Overprocessing photos

  • Thread starter chroot
  • Start date

Which do you prefer?

  • Color

    Votes: 6 85.7%
  • High-contrast B&W

    Votes: 1 14.3%
  • Low-contrast B&W

    Votes: 0 0.0%

  • Total voters
    7
  • Poll closed .
  • #1
chroot
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I'm working on my photography, and I've recently discovered that I have a tendency to drastically over-process my photos. Post-processing is essential for virtually all forms of photography, but I seem to approach photos the way hammers approach nails.

Which of the following do you prefer?

Color:
DSCR-1275.jpg


High-contrast B&W:
DSCR-1275.jpg


Low-contrast B&W:
DSCR-1275.jpg


- Warren
 

Answers and Replies

  • #2
mgb_phys
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Photography is art, unless it's the sort of work where you are including scale bars in the picture you should go for the maximum story-telling effect (although no Cokin filters!!!)
 
  • #3
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For me, the color works better in this set. Next would be low contrast B&W is you want to shoot a western. The high contrast B&W seems too dark for my taste.
 
  • #4
Danger
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In this particular instance, I agree with Humanino. The colour is gorgeous.
In 'street' type portraiture, such as photos of the homeless or whatever, low contrast B & W can really bring out the poignancy of the scene. Some cases of studio photography of posed models, especially artful nudes, the B & W is also preferable to me.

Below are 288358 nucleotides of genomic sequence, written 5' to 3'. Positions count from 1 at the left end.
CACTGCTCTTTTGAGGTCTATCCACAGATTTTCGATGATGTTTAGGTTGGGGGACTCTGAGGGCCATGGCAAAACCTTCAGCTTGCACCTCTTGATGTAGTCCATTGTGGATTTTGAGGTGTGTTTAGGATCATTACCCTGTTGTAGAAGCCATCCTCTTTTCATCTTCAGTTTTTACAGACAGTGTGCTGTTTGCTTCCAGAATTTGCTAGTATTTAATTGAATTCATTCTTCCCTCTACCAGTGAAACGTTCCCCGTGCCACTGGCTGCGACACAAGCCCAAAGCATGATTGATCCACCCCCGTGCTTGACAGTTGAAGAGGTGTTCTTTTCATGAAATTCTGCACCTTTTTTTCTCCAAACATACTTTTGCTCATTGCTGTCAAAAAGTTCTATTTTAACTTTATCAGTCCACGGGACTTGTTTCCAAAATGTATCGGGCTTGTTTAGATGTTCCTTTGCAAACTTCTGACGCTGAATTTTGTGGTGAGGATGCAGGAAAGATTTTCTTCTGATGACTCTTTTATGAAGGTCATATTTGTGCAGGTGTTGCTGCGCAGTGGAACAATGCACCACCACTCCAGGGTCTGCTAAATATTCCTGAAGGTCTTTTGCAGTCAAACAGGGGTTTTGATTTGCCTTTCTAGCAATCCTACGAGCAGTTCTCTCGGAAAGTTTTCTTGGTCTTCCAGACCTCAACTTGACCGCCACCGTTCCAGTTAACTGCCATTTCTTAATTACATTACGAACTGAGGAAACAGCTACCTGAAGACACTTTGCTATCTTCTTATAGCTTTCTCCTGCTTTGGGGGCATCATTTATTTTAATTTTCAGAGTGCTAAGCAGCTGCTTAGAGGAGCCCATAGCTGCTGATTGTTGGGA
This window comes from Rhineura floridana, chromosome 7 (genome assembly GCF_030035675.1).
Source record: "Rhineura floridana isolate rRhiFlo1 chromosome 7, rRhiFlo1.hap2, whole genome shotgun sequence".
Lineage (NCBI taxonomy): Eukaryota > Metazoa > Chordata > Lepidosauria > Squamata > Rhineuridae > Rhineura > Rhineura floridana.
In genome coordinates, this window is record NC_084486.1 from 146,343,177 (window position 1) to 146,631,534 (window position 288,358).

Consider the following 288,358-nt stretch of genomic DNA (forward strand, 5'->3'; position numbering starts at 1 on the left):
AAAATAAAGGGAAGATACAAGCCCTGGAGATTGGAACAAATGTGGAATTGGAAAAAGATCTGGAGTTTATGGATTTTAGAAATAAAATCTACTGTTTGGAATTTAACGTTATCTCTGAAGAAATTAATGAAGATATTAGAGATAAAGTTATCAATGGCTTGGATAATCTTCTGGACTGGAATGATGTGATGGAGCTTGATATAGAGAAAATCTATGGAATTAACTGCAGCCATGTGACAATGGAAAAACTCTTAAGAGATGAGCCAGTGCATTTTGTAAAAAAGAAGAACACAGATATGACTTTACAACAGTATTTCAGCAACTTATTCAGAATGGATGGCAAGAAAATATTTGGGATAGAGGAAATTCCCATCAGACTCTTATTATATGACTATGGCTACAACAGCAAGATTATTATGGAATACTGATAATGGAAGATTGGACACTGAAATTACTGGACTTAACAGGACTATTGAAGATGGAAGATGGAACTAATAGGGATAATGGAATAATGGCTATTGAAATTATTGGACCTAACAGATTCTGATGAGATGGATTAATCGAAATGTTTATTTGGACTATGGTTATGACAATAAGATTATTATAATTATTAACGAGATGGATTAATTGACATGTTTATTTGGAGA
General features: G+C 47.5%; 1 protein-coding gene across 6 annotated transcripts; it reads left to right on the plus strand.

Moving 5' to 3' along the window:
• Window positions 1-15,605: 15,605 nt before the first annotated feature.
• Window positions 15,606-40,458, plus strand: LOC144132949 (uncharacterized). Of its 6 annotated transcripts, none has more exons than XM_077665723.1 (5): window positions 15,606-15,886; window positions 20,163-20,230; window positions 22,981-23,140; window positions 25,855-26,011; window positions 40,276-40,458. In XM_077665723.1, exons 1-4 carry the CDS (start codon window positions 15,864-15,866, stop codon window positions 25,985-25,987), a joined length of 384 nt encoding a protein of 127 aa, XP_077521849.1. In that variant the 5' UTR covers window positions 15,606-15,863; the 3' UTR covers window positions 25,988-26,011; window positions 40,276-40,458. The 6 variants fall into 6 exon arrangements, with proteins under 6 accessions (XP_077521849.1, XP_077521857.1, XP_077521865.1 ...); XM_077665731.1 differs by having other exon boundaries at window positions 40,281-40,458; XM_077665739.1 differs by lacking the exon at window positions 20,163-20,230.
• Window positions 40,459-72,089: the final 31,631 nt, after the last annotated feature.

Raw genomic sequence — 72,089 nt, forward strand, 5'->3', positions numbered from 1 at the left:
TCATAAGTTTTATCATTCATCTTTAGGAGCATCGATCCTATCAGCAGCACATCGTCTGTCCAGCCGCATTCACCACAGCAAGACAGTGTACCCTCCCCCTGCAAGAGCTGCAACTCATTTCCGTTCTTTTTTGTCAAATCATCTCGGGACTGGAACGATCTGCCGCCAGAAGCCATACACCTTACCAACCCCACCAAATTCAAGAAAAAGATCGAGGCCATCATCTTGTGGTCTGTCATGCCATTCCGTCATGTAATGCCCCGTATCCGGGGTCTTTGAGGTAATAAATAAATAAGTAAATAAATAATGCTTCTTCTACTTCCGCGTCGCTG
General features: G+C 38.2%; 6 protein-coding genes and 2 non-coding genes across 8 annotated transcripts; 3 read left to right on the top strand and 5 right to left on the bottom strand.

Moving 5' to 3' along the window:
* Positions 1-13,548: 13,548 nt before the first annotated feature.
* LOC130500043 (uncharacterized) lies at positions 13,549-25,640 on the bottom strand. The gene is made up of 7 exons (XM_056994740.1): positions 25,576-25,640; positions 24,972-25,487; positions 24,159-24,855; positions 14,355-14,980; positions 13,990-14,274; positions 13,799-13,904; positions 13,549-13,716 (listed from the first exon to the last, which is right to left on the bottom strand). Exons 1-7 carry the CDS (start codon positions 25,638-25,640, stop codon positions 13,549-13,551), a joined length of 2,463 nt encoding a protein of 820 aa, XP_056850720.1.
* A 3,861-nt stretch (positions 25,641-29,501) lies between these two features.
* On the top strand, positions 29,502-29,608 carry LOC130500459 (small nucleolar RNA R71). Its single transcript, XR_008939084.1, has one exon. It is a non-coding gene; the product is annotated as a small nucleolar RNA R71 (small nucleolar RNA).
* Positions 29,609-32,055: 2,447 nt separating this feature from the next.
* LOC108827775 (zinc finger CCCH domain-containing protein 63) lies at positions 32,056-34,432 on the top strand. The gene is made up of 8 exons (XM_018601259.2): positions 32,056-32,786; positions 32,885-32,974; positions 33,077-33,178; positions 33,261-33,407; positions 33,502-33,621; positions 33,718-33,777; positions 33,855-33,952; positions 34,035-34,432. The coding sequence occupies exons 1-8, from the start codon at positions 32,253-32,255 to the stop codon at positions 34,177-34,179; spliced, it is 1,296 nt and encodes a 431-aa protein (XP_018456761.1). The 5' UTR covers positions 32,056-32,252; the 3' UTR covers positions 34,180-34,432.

My vote in this thread is based upon the pictures that you posted, and is not representative of my general taste. It all depends upon the individual shot and what it is trying to accomplish in the viewer.
 
  • #5
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For me, the color works better in this set. Next would be low contrast B&W is you want to shoot a western. The high contrast B&W seems too dark for my taste.
Agreed.

Additionally, the primary subject will typically govern the overall contrast requirements, however, the sample provided lacks a primary subject.
 
  • #6
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How about this?

2eg74ax.jpg


Notice the details in the deep shadow of the rock.

A tad less saturation,
A wee bit sharpening
A bit more contrast in the highlight
Much less contrast in the dark areas.
 
  • #7
chroot
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Agreed.

Additionally, the primary subject will typically govern the overall contrast requirements, however, the sample provided lacks a primary subject.
The intended subject is the large, detailed rock formation in the left-hand third of the frame.

- Warren
 
  • #8
chroot
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How about this?

Notice the details in the deep shadow of the rock.

A tad less saturation,
A wee bit sharpening
A bit more contrast in the highlight
Much less contrast in the dark areas.
Andre,

Thanks for giving it a shot! I personally do not like the blown-out clouds or the sharpening artifacts around them. The colors are also rather unnatural, to my eye -- the sky is not turquoise. To my eye, your version is overexposed by a stop or stop and a half, but that's just me...

- Warren
 
  • #9
Ben Niehoff
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I agree with everyone that the high-contrast B&W is the worst. I can't decide between the other two which one I like better, though. The color image has a lot of clutter over on the right side from the "civilization" there; the B&W image helps mitigate this, because now at least the clutter doesn't come in several colors.